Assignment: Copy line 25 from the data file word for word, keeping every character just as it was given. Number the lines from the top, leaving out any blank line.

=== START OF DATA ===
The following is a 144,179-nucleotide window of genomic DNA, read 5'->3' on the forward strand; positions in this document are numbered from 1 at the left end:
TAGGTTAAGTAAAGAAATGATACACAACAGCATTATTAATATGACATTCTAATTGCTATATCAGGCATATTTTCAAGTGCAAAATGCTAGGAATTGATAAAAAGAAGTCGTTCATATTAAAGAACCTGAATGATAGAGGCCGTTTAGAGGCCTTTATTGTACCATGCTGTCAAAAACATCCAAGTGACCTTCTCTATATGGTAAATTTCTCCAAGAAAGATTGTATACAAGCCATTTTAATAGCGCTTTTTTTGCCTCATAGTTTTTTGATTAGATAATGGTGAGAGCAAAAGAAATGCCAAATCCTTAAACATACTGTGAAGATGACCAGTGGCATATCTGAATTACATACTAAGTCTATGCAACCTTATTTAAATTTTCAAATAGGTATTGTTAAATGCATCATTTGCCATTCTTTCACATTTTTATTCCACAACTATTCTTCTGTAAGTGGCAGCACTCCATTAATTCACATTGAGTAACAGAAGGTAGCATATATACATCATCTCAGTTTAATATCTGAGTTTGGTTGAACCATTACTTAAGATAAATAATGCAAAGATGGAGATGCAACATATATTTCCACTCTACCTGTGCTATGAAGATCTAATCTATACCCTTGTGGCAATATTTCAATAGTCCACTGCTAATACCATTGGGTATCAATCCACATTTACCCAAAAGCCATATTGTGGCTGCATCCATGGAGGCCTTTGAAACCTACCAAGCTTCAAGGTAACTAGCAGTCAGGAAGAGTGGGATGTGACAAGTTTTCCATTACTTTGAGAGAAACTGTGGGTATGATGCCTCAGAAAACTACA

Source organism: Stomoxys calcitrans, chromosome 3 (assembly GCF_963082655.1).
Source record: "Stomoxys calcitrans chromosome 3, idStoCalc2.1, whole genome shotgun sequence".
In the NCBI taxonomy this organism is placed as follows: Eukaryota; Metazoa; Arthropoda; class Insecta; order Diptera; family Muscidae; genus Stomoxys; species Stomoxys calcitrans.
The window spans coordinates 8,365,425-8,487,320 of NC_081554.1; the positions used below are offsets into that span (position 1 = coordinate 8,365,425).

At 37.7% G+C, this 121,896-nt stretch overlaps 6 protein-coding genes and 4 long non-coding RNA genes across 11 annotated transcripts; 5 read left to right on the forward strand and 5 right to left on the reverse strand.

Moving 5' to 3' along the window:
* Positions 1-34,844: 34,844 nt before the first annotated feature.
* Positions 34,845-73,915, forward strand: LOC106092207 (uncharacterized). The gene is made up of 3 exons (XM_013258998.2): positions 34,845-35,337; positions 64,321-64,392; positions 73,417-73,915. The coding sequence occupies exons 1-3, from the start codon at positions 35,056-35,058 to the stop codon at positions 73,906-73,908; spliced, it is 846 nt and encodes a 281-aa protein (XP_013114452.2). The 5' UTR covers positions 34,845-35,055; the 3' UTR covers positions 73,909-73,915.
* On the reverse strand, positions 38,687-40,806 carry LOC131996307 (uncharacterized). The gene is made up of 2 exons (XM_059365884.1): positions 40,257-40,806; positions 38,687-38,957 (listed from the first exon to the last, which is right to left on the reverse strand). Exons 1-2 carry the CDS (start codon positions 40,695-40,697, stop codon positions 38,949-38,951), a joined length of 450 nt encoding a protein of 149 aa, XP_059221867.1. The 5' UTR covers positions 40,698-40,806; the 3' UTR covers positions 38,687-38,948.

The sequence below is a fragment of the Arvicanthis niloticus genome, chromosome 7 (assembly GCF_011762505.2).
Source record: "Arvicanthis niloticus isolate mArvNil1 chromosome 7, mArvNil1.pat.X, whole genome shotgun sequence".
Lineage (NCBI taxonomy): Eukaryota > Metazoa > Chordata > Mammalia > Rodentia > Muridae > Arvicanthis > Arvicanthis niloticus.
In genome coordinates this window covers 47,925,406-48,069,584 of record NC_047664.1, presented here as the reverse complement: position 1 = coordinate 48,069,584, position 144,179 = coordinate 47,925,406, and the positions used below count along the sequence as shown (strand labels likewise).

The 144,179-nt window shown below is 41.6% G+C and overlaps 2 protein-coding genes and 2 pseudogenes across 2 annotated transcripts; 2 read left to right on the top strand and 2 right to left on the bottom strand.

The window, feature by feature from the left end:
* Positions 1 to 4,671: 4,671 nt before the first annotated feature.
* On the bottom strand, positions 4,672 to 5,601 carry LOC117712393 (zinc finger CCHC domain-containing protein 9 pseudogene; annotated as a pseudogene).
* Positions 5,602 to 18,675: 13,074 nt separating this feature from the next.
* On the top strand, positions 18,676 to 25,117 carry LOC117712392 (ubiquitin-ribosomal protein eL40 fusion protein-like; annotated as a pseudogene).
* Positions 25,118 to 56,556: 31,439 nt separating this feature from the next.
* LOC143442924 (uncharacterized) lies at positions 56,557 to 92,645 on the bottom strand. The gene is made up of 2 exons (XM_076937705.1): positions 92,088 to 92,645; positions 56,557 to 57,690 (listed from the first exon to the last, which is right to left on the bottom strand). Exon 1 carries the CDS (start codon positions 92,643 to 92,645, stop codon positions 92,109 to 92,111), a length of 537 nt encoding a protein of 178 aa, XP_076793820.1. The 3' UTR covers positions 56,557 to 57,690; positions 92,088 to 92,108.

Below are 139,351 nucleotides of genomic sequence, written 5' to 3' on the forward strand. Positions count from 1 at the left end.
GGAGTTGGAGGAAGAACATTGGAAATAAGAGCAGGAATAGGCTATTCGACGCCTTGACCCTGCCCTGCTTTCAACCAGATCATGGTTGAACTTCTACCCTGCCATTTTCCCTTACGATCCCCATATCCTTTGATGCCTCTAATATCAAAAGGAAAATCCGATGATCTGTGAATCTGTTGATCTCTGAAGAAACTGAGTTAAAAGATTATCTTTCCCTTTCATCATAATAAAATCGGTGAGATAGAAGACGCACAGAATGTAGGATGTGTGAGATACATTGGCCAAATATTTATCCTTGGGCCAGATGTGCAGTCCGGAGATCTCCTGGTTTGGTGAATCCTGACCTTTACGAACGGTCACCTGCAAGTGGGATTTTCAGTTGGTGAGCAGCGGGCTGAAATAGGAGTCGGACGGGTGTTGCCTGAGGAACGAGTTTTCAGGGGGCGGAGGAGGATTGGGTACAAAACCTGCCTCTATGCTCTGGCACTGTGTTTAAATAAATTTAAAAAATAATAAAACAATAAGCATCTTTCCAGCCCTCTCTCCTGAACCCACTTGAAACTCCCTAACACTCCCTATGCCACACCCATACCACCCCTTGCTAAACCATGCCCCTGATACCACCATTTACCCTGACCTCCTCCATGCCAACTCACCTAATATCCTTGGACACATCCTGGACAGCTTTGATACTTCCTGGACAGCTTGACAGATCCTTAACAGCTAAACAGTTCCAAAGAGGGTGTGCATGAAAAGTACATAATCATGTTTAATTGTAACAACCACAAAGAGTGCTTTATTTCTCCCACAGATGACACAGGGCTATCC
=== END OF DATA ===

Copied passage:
GGAGTTGGAGGAAGAACATTGGAAATAAGAGCAGGAATAGGCTATTCGACGCCTTGACCCTGCCCTGCTTTCAACCAGATCATGGTTGAACTTCTACCCTGCCATTTTCCCTTACGATCCCCATATCCTTTGATGCCTCTAATATCAAAAGGAAAATCCGATGATCTGTGAATCTGTTGATCTCTGAAGAAACTGAGTTAAAAGATTATCTTTCCCTTTCATCATAATAAAATCGGTGAGATAGAAGACGCACAGAATGTAGGATGTGTGAGATACATTGGCCAAATATTTATCCTTGGGCCAGATGTGCAGTCCGGAGATCTCCTGGTTTGGTGAATCCTGACCTTTACGAACGGTCACCTGCAAGTGGGATTTTCAGTTGGTGAGCAGCGGGCTGAAATAGGAGTCGGACGGGTGTTGCCTGAGGAACGAGTTTTCAGGGGGCGGAGGAGGATTGGGTACAAAACCTGCCTCTATGCTCTGGCACTGTGTTTAAATAAATTTAAAAAATAATAAAACAATAAGCATCTTTCCAGCCCTCTCTCCTGAACCCACTTGAAACTCCCTAACACTCCCTATGCCACACCCATACCACCCCTTGCTAAACCATGCCCCTGATACCACCATTTACCCTGACCTCCTCCATGCCAACTCACCTAATATCCTTGGACACATCCTGGACAGCTTTGATACTTCCTGGACAGCTTGACAGATCCTTAACAGCTAAACAGTTCCAAAGAGGGTGTGCATGAAAAGTACATAATCATGTTTAATTGTAACAACCACAAAGAGTGCTTTATTTCTCCCACAGATGACACAGGGCTATCC